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BAGHDAD, Jan 10 (Reuters) - Iraq has cut oil production by 160,000 barrels per day (bpd) since the beginning of January in line with an OPEC decision to lower output, the oil ministry said in a statement on Tuesday.
Oil Minister Jabar Ali al-Luaibi said he hoped that by the end of the month production would be cut by 210,000 bpd, in line with the OPEC-agreed cap for Iraq, according to the statement.
Iraq, the second-largest producer in the Organization of the Petroleum Exporting Countries (OPEC), said on Monday exports from its southern oil ports had reached a record 3.51 million bpd, but it was nonetheless lowering nationwide production.
OPEC agreed in November to cut output by 1.2 million bpd from January 2017 to support prices.
A separate ministry statement on Tuesday said Luaibi had invited Angolan oil company Sonangol to begin working at the Qayyara and Najma oil fields in northern Iraq by the end of February.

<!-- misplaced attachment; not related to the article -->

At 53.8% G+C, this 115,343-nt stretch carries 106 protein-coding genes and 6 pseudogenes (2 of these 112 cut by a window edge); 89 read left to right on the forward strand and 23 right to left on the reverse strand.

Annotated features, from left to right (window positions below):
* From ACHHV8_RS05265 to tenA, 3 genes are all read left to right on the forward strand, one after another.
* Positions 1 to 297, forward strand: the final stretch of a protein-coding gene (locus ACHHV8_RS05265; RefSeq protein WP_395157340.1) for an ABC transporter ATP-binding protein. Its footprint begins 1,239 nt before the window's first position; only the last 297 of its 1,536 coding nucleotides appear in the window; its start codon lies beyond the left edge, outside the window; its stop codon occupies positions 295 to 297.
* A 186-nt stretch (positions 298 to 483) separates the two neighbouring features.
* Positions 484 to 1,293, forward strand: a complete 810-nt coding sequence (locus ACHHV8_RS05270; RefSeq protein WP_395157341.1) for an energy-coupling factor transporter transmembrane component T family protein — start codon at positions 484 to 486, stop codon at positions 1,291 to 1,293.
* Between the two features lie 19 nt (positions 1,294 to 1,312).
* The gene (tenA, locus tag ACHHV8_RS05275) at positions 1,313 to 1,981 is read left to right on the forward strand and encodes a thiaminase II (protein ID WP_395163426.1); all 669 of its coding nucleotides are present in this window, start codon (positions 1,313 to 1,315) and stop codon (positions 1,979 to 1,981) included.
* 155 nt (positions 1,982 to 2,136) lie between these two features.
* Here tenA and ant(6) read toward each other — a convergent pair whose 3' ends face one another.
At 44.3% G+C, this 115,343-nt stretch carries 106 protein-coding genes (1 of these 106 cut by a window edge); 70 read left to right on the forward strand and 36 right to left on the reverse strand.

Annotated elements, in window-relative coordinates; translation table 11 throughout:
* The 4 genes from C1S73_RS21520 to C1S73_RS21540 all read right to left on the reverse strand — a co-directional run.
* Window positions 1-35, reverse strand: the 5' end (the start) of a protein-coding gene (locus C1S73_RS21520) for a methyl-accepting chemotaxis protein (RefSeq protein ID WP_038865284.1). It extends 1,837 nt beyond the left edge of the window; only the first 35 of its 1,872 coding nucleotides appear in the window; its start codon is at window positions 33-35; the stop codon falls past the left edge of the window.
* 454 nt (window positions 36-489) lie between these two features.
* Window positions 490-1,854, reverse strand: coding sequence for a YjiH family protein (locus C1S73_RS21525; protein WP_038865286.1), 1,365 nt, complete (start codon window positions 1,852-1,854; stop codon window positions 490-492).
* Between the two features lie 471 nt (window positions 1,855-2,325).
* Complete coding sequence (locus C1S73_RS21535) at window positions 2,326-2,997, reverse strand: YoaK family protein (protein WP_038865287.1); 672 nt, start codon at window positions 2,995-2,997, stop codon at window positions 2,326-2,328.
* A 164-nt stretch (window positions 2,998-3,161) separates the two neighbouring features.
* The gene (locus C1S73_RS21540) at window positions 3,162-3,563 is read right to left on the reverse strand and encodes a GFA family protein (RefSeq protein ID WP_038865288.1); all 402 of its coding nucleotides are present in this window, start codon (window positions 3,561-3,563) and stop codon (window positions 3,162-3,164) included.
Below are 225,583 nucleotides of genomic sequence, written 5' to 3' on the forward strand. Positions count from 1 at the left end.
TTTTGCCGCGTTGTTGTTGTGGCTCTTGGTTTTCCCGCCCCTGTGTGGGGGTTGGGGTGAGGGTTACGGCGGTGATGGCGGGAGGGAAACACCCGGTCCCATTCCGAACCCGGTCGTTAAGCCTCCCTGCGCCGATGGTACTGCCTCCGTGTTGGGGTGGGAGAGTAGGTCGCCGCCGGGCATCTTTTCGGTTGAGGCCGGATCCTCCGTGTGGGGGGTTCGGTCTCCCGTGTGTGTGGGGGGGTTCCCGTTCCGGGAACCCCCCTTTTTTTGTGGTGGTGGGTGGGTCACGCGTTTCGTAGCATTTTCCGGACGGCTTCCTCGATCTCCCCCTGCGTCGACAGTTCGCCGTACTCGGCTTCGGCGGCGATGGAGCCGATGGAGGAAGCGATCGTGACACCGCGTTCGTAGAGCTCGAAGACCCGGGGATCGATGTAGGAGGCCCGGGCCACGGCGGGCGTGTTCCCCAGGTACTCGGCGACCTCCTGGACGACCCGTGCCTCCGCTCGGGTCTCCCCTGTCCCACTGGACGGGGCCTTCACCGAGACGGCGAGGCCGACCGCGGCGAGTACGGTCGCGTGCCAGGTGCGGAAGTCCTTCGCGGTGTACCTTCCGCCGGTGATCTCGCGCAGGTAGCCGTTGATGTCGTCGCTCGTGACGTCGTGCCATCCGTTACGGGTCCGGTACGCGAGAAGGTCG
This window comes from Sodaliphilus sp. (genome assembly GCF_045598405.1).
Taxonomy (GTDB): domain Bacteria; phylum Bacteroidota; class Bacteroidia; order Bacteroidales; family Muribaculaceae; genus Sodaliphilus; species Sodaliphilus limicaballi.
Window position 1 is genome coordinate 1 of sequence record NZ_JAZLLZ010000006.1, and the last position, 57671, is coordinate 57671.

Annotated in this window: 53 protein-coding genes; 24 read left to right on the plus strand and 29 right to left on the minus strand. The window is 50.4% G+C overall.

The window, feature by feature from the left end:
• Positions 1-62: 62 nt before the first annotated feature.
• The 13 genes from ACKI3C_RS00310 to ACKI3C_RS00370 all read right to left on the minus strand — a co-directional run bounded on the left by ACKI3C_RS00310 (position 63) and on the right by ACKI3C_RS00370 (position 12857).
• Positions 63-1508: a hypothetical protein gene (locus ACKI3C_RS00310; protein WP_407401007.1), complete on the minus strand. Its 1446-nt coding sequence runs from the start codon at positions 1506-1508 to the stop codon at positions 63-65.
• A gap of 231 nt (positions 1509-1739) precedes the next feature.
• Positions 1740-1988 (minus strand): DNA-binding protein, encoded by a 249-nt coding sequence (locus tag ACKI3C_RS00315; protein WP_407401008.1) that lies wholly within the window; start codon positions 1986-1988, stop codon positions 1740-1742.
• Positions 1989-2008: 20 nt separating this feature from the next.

The ministry was “working to enable oil companies in Iraq to operate by removing obstacles” in areas recaptured in recent months from insurgents.
Sonangol had pulled out of an agreement to increase output at the Qayyara fields in 2014, citing the mounting security risk.
Iraqi oil workers have capped a number of burning wells set alight by Islamic State militants as they retreated from Qayyara towards Mosul, where U.S.-backed Iraqi forces are pressing an offensive against the group.
Qayyara and Najma used to produce up to 30,000 bpd of heavy crude before they fell under control of the ultra-hardline jihadists.
Reliant on oil sales for most of its income, Iraq had resisted production cuts, saying it needed revenue to fund a war against Islamic State militants who seized a third of the country’s territory in 2014.
But it has accepted a lower production reference level as part of the OPEC deal that estimated its output at 4.561 million bpd. (Reporting by Ahmed Rasheed and John Davison; Editing by Susan Fenton and Mark Potter)